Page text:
If indeed Gorges gets a deal worth about $3 million, and Markov somehow signs for a $6 million cap hit, that would theoretically leave about $16 million to sign four defencemen, seven forwards and a backup goalie. This is when you have to hope players on entry level deals produce big, guys like Eller and Subban this year and eventually Louis Leblanc, Danny Kristo, Alexander Avtsin and others.

Because even though Hamrlik, Gill and probably Andrei Kostitsyn will come off the books to free up nearly $11 million after this season, it doesn't look as though the Canadiens will get any cap relief for quite some time. 

Other tidbits:

- CBC News reporter Michel Godbout caused a bit of a stir on Twitter today when he tweeted that Price plans to hold out unless he gets $3 million a year out of Gauthier. That led Quebecor's crack staff over at the QMI News Agency to write up a whole story based on a tweet. Brilliant. Later, RDS put out a story that Price's agent Gerry Johansson feels negotiations have progressed, but there is a long way to go (Uhh, Gerry? Training camp is a little over two weeks away. How long are we talking about here?). Frankly, I have little doubt that Price wants $3 million a year, but I have huge doubts that he would holdout. Or as Godbout put it, "strike."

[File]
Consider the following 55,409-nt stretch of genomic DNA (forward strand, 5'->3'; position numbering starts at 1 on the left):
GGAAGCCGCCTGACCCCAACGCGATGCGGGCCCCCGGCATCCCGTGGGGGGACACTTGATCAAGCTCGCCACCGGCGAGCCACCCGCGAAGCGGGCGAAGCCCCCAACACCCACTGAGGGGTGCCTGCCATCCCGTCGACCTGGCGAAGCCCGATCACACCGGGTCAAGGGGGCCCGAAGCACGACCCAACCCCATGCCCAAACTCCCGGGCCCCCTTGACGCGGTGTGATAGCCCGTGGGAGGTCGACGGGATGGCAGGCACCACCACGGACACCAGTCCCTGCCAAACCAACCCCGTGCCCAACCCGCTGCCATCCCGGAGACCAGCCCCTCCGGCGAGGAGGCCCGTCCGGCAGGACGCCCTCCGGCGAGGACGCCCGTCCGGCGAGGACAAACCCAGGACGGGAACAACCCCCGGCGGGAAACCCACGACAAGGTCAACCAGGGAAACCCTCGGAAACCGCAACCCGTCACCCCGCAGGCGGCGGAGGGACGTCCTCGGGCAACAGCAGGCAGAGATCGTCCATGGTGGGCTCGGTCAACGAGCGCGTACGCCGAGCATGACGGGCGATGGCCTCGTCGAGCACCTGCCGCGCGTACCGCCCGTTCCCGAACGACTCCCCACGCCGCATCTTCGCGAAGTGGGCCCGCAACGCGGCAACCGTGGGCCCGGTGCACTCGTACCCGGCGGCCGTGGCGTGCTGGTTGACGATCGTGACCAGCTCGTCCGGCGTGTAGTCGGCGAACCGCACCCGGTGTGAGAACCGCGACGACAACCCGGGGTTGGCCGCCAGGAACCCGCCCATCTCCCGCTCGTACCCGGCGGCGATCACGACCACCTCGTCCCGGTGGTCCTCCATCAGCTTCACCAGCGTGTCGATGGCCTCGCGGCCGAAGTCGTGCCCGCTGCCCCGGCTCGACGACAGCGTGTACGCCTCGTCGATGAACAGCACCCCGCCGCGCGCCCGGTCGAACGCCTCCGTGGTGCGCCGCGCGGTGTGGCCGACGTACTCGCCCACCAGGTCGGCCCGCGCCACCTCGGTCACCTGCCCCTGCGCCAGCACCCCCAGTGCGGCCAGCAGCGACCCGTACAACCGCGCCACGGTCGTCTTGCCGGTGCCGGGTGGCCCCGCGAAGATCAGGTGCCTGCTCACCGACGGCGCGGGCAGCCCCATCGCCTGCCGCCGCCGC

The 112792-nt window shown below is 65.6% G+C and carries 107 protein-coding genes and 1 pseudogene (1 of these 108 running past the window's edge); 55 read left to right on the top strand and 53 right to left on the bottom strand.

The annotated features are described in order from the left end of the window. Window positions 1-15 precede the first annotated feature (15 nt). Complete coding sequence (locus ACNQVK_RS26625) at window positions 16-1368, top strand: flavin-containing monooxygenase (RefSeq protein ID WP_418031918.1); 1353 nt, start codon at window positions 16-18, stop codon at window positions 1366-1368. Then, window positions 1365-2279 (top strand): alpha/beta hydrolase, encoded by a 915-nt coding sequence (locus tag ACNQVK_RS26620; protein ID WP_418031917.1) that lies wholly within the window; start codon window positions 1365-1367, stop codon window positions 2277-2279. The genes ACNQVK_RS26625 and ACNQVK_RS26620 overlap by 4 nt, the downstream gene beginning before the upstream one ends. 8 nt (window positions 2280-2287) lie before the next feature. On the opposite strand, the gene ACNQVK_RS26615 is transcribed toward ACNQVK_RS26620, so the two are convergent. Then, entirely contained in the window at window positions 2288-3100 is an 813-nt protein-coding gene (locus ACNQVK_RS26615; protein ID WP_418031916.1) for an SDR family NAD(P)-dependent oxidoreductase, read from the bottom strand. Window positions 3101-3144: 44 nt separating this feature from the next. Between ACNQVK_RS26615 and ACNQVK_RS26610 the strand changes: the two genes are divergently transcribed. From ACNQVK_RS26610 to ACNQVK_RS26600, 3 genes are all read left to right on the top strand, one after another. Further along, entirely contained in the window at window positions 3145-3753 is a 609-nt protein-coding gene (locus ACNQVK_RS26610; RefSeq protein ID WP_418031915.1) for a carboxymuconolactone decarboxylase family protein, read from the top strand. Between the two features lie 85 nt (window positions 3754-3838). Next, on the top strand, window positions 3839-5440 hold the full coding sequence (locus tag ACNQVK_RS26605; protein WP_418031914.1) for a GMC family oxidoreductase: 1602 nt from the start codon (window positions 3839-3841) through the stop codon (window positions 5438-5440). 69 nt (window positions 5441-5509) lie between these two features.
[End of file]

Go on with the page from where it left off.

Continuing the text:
- RDS also reported on Monday that Markov has begun skating on his own, which is an encouraging sign that perhaps his agent Don Meehan wasn't blowing hot air when he said his client may in fact be back in time for the start of the season. Basically, any time Markov returns before the calendar turns to November would have to be considered a miracle, so this news may make Markov's orthopedic surgeon a candidate for sainthood.

- Finally, my buddy Eric Engels made his case for why the Habs should reach out to Bill Guerin as a free agent. I can't say I disagree, assuming Guerin is willing to play for $1 million. He'd be a great addition to the team even if he's lost a step (you don't have to be particularly quick to play on the power play). He'd add some insurance against the strong likelihood that either Kostitsyn or Benoit Pouliot - or both - will not live up to their top-6 forward billing.

Wednesday, August 25, 2010

Will past be prologue?